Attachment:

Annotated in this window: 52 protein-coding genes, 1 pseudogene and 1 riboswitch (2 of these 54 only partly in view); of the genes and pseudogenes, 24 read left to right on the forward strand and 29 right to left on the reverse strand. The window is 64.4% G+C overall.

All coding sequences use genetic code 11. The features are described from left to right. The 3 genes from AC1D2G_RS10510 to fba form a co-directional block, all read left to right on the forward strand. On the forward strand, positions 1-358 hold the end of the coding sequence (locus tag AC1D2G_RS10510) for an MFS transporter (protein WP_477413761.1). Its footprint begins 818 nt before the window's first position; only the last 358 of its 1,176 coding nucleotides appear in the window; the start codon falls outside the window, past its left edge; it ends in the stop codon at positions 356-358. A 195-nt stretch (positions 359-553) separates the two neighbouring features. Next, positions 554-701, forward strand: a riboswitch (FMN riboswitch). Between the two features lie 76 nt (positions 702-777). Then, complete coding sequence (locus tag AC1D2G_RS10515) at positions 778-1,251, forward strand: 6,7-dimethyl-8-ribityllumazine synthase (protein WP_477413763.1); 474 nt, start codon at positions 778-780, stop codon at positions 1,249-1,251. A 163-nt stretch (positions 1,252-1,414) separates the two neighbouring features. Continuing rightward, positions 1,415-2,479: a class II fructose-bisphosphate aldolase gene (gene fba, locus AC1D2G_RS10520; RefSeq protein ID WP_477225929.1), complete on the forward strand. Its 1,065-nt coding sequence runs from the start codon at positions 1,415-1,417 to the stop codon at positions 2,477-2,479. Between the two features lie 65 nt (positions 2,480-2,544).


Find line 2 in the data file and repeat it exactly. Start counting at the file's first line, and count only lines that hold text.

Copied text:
All coding sequences use genetic code 11. The features are described from left to right. The 3 genes from AC1D2G_RS10510 to fba form a co-directional block, all read left to right on the forward strand. On the forward strand, positions 1-358 hold the end of the coding sequence (locus tag AC1D2G_RS10510) for an MFS transporter (protein WP_477413761.1). Its footprint begins 818 nt before the window's first position; only the last 358 of its 1,176 coding nucleotides appear in the window; the start codon falls outside the window, past its left edge; it ends in the stop codon at positions 356-358. A 195-nt stretch (positions 359-553) separates the two neighbouring features. Next, positions 554-701, forward strand: a riboswitch (FMN riboswitch). Between the two features lie 76 nt (positions 702-777). Then, complete coding sequence (locus tag AC1D2G_RS10515) at positions 778-1,251, forward strand: 6,7-dimethyl-8-ribityllumazine synthase (protein WP_477413763.1); 474 nt, start codon at positions 778-780, stop codon at positions 1,249-1,251. A 163-nt stretch (positions 1,252-1,414) separates the two neighbouring features. Continuing rightward, positions 1,415-2,479: a class II fructose-bisphosphate aldolase gene (gene fba, locus AC1D2G_RS10520; RefSeq protein ID WP_477225929.1), complete on the forward strand. Its 1,065-nt coding sequence runs from the start codon at positions 1,415-1,417 to the stop codon at positions 2,477-2,479. Between the two features lie 65 nt (positions 2,480-2,544).